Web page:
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3rd of June 2022
Surveying the sky faster and better than before - RACS-low 2
Emil Lenc & Vanessa Moss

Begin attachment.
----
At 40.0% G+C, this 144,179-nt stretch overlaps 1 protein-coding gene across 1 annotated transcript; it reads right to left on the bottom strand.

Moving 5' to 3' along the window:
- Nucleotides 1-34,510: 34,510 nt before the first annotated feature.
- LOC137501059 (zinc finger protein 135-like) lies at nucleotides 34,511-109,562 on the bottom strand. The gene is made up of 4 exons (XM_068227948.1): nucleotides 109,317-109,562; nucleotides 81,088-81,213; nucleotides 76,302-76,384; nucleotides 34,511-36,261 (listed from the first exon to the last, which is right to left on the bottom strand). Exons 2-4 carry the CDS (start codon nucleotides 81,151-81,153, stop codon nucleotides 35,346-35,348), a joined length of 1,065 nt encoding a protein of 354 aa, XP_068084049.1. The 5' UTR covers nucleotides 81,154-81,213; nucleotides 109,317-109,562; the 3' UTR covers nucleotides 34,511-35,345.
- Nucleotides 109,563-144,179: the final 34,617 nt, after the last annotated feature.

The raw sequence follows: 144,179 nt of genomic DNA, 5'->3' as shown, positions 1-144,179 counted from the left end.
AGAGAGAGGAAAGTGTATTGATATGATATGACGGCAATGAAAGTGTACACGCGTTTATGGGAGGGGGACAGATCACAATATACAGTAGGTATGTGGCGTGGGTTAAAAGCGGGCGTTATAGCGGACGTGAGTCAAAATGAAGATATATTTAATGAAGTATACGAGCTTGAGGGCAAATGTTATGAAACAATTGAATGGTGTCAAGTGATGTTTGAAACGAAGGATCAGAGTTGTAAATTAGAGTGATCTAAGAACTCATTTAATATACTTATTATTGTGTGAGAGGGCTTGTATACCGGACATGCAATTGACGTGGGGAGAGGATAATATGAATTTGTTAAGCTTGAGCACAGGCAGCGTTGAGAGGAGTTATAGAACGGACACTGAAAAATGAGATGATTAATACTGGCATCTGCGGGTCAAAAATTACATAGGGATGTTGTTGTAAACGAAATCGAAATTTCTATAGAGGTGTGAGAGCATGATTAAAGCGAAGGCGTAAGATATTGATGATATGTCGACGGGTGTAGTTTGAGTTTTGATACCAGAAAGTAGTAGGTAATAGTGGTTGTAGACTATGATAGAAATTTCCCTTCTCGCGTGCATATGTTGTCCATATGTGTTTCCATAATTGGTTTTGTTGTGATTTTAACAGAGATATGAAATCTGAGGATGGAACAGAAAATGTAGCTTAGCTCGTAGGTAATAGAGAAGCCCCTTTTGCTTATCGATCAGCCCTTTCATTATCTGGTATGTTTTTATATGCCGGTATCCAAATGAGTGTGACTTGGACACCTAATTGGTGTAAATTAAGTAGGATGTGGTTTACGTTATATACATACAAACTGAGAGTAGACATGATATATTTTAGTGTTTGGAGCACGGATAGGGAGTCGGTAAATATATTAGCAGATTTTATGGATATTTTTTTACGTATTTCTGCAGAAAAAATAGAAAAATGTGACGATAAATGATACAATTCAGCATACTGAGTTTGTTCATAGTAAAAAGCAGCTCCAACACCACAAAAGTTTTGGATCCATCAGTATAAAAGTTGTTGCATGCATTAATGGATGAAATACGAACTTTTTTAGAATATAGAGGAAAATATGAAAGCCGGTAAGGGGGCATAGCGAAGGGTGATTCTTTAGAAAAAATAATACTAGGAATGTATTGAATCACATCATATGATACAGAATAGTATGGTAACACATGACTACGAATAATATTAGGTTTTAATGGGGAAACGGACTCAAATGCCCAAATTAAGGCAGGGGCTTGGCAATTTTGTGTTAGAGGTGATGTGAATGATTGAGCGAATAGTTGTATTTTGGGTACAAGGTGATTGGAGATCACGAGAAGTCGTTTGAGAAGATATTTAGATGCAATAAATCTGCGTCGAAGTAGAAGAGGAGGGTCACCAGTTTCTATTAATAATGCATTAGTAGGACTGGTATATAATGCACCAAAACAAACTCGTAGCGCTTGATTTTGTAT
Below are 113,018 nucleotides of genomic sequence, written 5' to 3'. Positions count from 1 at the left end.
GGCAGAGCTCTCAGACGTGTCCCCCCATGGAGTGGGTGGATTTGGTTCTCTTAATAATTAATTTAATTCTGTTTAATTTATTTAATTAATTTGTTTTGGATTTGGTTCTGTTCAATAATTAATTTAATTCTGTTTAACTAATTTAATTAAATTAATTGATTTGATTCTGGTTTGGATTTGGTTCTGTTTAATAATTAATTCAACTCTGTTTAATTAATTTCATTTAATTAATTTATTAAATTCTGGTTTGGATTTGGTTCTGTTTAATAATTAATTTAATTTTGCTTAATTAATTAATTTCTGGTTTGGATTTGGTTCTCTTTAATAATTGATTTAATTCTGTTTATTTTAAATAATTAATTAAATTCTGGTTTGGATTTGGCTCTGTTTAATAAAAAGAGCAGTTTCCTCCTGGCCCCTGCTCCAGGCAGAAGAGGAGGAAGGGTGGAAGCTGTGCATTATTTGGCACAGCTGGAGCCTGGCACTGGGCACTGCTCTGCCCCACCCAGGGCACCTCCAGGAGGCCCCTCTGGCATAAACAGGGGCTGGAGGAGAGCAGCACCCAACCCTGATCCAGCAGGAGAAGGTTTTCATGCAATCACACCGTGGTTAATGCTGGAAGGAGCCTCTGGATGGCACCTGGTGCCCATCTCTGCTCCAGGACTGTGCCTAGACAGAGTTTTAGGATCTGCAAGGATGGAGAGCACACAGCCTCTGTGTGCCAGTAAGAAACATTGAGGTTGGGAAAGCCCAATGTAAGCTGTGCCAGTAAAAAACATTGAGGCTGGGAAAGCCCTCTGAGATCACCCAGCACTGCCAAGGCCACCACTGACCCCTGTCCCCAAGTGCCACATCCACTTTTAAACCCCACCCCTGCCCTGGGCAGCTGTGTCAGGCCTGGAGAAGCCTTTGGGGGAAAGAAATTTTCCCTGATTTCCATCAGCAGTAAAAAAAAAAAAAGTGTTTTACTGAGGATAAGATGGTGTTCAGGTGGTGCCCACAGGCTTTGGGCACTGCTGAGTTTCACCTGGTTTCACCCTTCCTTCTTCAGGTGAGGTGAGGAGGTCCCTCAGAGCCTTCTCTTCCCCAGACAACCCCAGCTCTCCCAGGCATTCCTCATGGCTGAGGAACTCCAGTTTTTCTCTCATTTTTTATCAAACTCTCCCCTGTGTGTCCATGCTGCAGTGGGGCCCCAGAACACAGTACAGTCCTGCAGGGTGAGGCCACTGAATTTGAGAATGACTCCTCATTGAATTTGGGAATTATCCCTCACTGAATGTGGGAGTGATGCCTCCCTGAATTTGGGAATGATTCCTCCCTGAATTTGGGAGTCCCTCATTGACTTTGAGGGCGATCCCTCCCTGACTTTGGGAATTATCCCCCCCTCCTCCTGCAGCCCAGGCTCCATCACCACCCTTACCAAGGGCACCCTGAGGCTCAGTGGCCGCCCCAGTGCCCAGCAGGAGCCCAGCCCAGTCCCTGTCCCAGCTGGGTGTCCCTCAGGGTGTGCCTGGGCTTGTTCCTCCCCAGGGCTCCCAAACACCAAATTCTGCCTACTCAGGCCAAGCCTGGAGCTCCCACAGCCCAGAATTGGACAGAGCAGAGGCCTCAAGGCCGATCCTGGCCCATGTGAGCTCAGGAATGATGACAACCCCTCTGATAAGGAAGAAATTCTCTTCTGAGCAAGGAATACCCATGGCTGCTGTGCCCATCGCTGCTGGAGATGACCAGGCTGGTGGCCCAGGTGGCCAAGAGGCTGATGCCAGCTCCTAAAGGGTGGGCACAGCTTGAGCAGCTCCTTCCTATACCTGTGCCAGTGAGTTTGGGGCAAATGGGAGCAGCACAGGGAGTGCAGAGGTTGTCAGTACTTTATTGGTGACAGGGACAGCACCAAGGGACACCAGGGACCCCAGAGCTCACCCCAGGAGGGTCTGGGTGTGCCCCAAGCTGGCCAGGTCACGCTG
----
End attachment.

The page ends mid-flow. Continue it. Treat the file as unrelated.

As a survey-class instrument, ASKAP is perfectly placed to survey the sky. In fact, we love the southern skies so much that we just can't but help surveying it over and over again with the Rapid ASKAP Continuum Survey (RACS)! Traditional radio telescopes can take many years to complete an all-sky survey but with ASKAP can perform such a task in a matter of weeks (if done in a concerted effort) or a few months if run as a low-priority filler observation. RACS (RACS-low 1) was first observed April 2019--October 2019 (on and off), this was followed by RACS-mid which observed December 2020 - March 2021, and RACS-high which was observed December 2021--February 2022. Only a few weeks after completing RACS-high we began re-observing the entire sky in the low band again (RACS-low 2) to see if improvements in the telescope scheduling, telescope maintenance and data processing resulted in data quallity improvements -- these observations wrapped-up on May 21st. Overall, RACS-low 2 was completed in one-third of the time of RACS-low 1 (despite running as low priority to other pilot survey observations that were ongoing), it covered more sky area (an extra 1500 square degrees to overlap more with the Northern sky), and improved sensitivity by about 25%! The image below shows a comparison of the coverage and sensitivity of the two surveys. In the images, lighter shades highlight regions of increased sensitivity, dark shades highlight where sensitivity is limited e.g. due to "glare" from bright sources along the Galactic Plane (within the dashed lines) or as a result of missing antennas that were undergoing maintenance. Having both RACS-low 1 and RACS-low 2 will allow us to search for transients and variable sources by comparing "before" and "after" images. Ultimately though, the main impetus behind re-observing RACS-low is to combine it with data from RACS-mid and RACS-high to create a Global Sky Model - this will effectively be radio colour map of the sky that will not only be valuable for science but will also aid to speed-up and improve processing of Science Surveys (which begin later in the year).

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